Beijing nursery ‘needle abuse’ of children shocks China


Beijing nursery 'needle abuse' of children shocks China

Image copyright Reuters
Image caption Authorities are investigating the RYB Education kindergarten in Beijing's Chaoyang district

A Beijing nursery is accused of giving injections and feeding drugs to toddlers, in a case that has sparked outrage in China.

Authorities are now investigating the nursery, which is a branch of the well-known RYB Education chain.

The company says it "deeply apologises" for the matter that has caused "severe disquiet".

Beijing officials are also conducting a security check in all nurseries in the Chinese capital.

The incident comes weeks after a Shanghai childcare centre was alleged to have abused several toddlers.

'Forced to stand naked'

At least eight children attending the RYB Education pre-school in the upscale Chaoyang district are said to have been injected with unknown substances.

Parents told local media they had discovered needle marks on their children's bodies in recent days, and also circulated photographs online.

Image copyright Reuters/CCTV
Image caption State broadcaster CCTV aired a report showing a picture of needle marks taken by a parent

They also said their children were fed pills or syrup before their naptime. One father told state broadcaster CCTV that his child had said that every day after lunch they would be given two white pills, and "go to sleep" after eating the pills.

Local media report that some parents are also alleging possible sexual abuse, saying their children were stripped naked.

On Thursday, several parents gathered outside the kindergarten to protest. Some told Caixin Global that they suspected teachers had used needles to discipline children.

"Disobedient students were also forced to stand naked or were locked up in a dark room at the kindergarten," one parent told the news portal.

Police have seized CCTV footage at the nursery, and three teachers have also been suspended.

The Beijing Municipal Commission of Education said that a "comprehensive security check" was being conducted in all nurseries in Beijing.

Image copyright Reuters/CCTV
Image caption One father told CCTV that his child was fed two white pills every day

RYB Education issued a statement on Thursday (in Chinese) saying it was co-operating with police and added: "We deeply apologise for this matter which has brought severe disquiet to parents and society!"

It also said: "If any wrongdoing is found, we will not shake off the responsibility. And we have also reported to the police some false accusations against us."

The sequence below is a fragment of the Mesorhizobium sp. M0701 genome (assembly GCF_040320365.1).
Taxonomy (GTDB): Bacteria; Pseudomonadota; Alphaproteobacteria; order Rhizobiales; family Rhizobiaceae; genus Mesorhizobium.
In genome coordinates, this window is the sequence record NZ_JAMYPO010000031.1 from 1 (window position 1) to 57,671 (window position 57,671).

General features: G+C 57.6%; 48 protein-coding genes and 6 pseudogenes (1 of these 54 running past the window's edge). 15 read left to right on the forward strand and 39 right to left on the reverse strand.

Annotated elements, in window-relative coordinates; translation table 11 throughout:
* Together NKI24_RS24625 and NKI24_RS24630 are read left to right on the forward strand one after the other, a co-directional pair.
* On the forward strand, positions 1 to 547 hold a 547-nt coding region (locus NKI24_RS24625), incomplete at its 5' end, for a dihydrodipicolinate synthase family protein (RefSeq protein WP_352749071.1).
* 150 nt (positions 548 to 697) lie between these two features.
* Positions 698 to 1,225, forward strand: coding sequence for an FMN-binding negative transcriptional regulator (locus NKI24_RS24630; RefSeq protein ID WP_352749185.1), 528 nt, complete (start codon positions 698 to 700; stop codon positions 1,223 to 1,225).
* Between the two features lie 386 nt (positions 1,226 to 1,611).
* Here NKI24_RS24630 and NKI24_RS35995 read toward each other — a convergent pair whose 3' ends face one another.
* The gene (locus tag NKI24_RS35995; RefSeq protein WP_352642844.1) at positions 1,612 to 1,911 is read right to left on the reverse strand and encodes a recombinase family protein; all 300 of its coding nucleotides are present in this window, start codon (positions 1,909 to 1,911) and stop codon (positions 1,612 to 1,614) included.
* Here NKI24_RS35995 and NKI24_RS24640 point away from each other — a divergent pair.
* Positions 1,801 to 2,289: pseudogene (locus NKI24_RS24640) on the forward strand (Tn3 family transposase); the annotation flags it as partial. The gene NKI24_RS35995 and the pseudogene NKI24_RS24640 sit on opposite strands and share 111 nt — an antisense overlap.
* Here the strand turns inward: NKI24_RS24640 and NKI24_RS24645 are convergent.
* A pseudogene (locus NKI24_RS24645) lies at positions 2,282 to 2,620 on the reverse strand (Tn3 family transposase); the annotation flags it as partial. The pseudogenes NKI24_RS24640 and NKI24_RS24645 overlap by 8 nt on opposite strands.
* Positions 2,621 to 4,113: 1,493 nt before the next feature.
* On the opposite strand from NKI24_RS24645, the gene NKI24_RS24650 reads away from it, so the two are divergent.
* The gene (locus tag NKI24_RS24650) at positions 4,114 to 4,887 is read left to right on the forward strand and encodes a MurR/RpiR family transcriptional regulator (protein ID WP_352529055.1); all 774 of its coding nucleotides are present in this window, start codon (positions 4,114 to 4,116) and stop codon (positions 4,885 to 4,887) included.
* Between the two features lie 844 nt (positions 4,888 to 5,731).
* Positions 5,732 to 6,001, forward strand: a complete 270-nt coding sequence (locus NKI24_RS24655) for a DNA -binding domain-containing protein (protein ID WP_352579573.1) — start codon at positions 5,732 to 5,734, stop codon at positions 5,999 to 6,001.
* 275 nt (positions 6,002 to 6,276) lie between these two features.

The company is one of China's most well-known early childhood education providers, and was listed on the New York Stock Exchange in September.

Suspected censorship

The case has sparked an intense outcry and reignited anxieties over childcare standards in China, which has seen other cases of abuse at nurseries in recent years.

Last year four teachers at a RYB nursery in Jilin province were jailed for abuse, also involving giving injections to children. State news agency Xinhua reported at the time that one child was found to have more than 50 needle marks.

Image copyright Reuters
Image caption RYB Education, one of China's most well-known education providers, was listed on New York Stock Exchange in September

Mainstream media have extensively covered the latest Beijing case, which has drawn tens of thousands of comments on microblogging network Sina Weibo.

Most expressed outrage at the nursery and education authorities, and demanded fuller explanations as well as heavier punishments for the teachers. "Suspension? That's just too easy," said one commenter, while another said: "Don't let these beasts harm anyone else!"

Many also claimed that some online discussion was being scrubbed. A check on FreeWeibo, a website which tracks censorship on the network, found the top censored search was "Honghuanglan", RYB Education's Chinese name.

"The authorities are covering things up, and have an attitude where they do not directly answer questions. After this, no matter what kind of explanations they give, it will be hard to believe them. They are losing public trust step by step!" said one commenter.

An issue with explosive potential

Stephen McDonell, BBC News, Beijing

A storm of social media attention came after a crowd of angry Beijing parents gathered outside the kindergarten.

There are reports that police have already confirmed that the marks on the children are consistent with needle punctures.

Realising the explosive potential for this issue to spread, the Beijing education authorities have been quick to announce a full safety check of all kindergartens under its control.

Shock over the allegations follows an investigation last month into bruised children at a kindergarten in Wuhan, Hubei province and another scandal in Shanghai, also in November this year, after a video was released appearing to show kindergarten children being assaulted and injured by teachers.

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